Brendan Murphy outlines ‘path to relax’ after ‘disruptive’ lockdowns

Australia’s imminent vaccine rollout will put us on a “path to relax” after a “very disruptive” series of state lockdowns, the nation’s top doctor says.

A parliamentary inquiry into vaccines heard on Friday Australia was keen to “move on” from damaging border closures and state lockdowns.

Since Victoria’s damaging second wave last year, states have implemented snap lockdowns and border closures in response to minor outbreaks.

Perth was sent into lockdown on Monday after a hotel quarantine worker tested positive to the highly contagious UK COVID-19 strain.

But Health Department secretary Brendan Murphy told the inquiry vaccines could put an end to the “disruptive” measures.

RELATED: Australia secures extra doses of Pfizer vaccine

“The risk appetite in the states and territories is such that very extreme measures are often taken for short periods of time,” he said on Friday.

“They are very disruptive and we want to move on. We want to get to a position where if the population is vaccinated, we might get small outbreaks but not be so worried.

“Progressively as we get more and more people vaccinated … we will be on a path to relax.”

Despite the lockdowns, Prime Minister Scott Morrison said the situation had drastically improved since March when Australia was “staring into the abyss”.

“We were extremely concerned about tens of thousands of Australians dying. Now, we don’t have those concerns now,” he told reporters on Friday.

He hoped vaccinations would eventually make COVID-19 akin to the flu.

“We don’t stand up every day and talk about the number of cases of any other virus, flu or others, every day,” he said.

“That’s not to say that those viruses don’t result ultimately in fatalities for vulnerable people either, they do.

“But we manage that a different way to the way we’re currently managing this pandemic.”

The majority of Australians will receive the AstraZeneca vaccine, which will be administered in two doses.

The Australian government has ordered 53 million doses of the jab, 50 million of which will be produced onshore by manufacturer CSL.

Health Department deputy secretary John Skerritt told the inquiry approval for AstraZeneca’s overseas doses was set for mid-February.

Those manufactured onshore would have to be checked separately to ensure they were identical in terms of safety and quality.

Professor Skerritt said process was expected to take a few days in mid-March.

Professor Murphy also played down fears the AstraZeneca jab would not be safe for elderly people after Belgian authorities recommended against it being administered to those aged over 55.

“There is no evidence that the AstraZeneca vaccine is not effective for older people,” he said.

“It’s simply that there is a paucity of trial data. (But) there’s quite good laboratory data suggesting it produces a good immune response.”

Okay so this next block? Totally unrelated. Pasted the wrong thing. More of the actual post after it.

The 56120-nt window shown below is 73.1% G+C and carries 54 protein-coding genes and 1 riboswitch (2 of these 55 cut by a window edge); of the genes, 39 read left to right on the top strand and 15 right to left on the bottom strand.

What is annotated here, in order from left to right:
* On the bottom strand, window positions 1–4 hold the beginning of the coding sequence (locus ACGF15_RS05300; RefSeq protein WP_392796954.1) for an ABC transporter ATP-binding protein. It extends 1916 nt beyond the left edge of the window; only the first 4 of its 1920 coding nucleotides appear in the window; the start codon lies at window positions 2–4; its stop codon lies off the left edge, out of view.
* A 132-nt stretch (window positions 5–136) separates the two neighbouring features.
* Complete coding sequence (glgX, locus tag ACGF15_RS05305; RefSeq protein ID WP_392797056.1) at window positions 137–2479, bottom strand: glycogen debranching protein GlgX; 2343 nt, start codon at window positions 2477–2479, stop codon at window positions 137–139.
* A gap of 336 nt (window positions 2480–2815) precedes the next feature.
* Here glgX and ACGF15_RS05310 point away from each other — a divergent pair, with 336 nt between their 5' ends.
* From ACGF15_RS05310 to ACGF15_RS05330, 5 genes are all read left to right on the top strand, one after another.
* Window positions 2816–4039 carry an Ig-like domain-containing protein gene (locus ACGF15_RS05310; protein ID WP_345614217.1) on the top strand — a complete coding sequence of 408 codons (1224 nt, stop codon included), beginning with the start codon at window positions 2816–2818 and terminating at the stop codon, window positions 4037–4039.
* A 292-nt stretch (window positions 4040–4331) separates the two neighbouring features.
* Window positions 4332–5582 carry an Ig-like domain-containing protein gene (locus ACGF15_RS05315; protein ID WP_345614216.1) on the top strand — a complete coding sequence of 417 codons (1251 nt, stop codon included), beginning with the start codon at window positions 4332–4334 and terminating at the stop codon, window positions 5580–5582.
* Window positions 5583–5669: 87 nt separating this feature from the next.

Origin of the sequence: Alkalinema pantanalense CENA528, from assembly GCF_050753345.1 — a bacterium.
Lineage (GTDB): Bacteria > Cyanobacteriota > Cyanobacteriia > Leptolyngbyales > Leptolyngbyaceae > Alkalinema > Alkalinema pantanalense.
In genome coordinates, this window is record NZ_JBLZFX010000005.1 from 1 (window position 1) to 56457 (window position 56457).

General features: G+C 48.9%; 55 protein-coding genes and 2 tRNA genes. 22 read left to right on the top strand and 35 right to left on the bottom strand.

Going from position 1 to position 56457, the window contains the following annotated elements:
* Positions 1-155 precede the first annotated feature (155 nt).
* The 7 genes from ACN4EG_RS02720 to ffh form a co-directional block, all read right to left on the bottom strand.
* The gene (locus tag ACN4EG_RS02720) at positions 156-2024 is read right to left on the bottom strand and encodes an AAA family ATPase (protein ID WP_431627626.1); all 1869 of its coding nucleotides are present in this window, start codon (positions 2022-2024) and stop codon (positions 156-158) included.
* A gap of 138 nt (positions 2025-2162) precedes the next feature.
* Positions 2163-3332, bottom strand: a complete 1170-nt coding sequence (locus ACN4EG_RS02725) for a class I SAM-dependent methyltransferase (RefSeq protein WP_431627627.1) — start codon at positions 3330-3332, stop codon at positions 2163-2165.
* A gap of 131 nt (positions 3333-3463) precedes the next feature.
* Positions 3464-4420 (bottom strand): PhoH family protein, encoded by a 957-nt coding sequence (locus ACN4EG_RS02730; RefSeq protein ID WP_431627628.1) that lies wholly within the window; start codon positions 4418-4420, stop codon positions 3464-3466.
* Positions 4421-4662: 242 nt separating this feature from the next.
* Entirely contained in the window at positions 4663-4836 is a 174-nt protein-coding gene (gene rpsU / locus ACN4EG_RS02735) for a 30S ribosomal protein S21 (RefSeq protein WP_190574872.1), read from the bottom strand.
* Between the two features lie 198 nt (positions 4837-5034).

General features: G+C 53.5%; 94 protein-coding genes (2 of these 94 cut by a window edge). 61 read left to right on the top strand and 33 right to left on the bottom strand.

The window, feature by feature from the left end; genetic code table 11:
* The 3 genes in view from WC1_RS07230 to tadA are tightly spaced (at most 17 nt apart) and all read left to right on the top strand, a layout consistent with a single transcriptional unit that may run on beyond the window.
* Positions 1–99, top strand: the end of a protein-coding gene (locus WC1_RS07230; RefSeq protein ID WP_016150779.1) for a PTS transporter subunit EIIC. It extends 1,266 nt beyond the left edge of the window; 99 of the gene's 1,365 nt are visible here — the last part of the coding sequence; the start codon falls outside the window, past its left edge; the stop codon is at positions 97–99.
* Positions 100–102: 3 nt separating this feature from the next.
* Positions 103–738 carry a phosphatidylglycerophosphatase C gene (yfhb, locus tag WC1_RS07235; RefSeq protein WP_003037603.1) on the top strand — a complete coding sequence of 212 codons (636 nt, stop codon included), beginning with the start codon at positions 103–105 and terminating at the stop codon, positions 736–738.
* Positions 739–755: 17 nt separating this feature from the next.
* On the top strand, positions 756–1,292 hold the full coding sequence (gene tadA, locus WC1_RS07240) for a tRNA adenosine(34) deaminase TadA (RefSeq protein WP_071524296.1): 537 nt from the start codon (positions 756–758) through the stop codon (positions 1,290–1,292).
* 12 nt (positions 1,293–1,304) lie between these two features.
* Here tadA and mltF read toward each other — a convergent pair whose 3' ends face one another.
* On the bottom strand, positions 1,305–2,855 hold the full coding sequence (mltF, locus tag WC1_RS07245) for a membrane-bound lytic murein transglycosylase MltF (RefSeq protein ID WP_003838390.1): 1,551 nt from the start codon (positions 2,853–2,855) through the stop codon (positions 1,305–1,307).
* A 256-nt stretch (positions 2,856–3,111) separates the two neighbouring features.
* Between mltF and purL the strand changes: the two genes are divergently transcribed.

The government confirmed it had doubled Australia’s order of the Pfizer vaccine on Thursday, striking a deal for a further 10 million doses.

The Pfizer vaccine was the first approved by the TGA and will be administered to the most vulnerable, including frontline workers and aged care residents.

Professor Murphy said the government may now be able to broaden access to the Pfizer vaccine depending on when the extra doses arrived onshore.

Tests suggested the jab had a higher efficacy rate than the AstraZeneca version, but Professor Murphy said both were “extremely effective” at reducing serious illness.

He said the AstraZeneca jab had several advantages.

“It’s made locally and we’ll have plentiful supply,” he said.

“Our view is that the AstraZeneca vaccine is an extremely good vaccine, it was very effective at preventing COVID disease and extremely effective at preventing severe disease.”

The Pfizer vaccine also needed to be transported at -70C, but AstraZeneca was not subject to that restriction.

Australians were also unlikely to receive doses of different vaccines, Professor Murphy revealed.

He said the government planned to ensure no first dose was administered without the capacity for a second dose.

The Therapeutic Goods Administration aimed to grant approval to as many vaccines as possible over the next two years.

The Pfizer vaccine was granted emergency approval last year by the UK and US, which Professor Skerritt said were forced to “build the plane as it was flying”.

But he said Australia had the luxury of learning lessons from elsewhere.

“We have had the advantage in Australia of almost eight weeks experience in some overseas countries,” he said.

“The really encouraging thing is that serious but rare adverse events generally occur for six, maybe eight maximum, weeks after a vaccination, if they appear at all.

“We’re not getting those signals, and that’s great news.”

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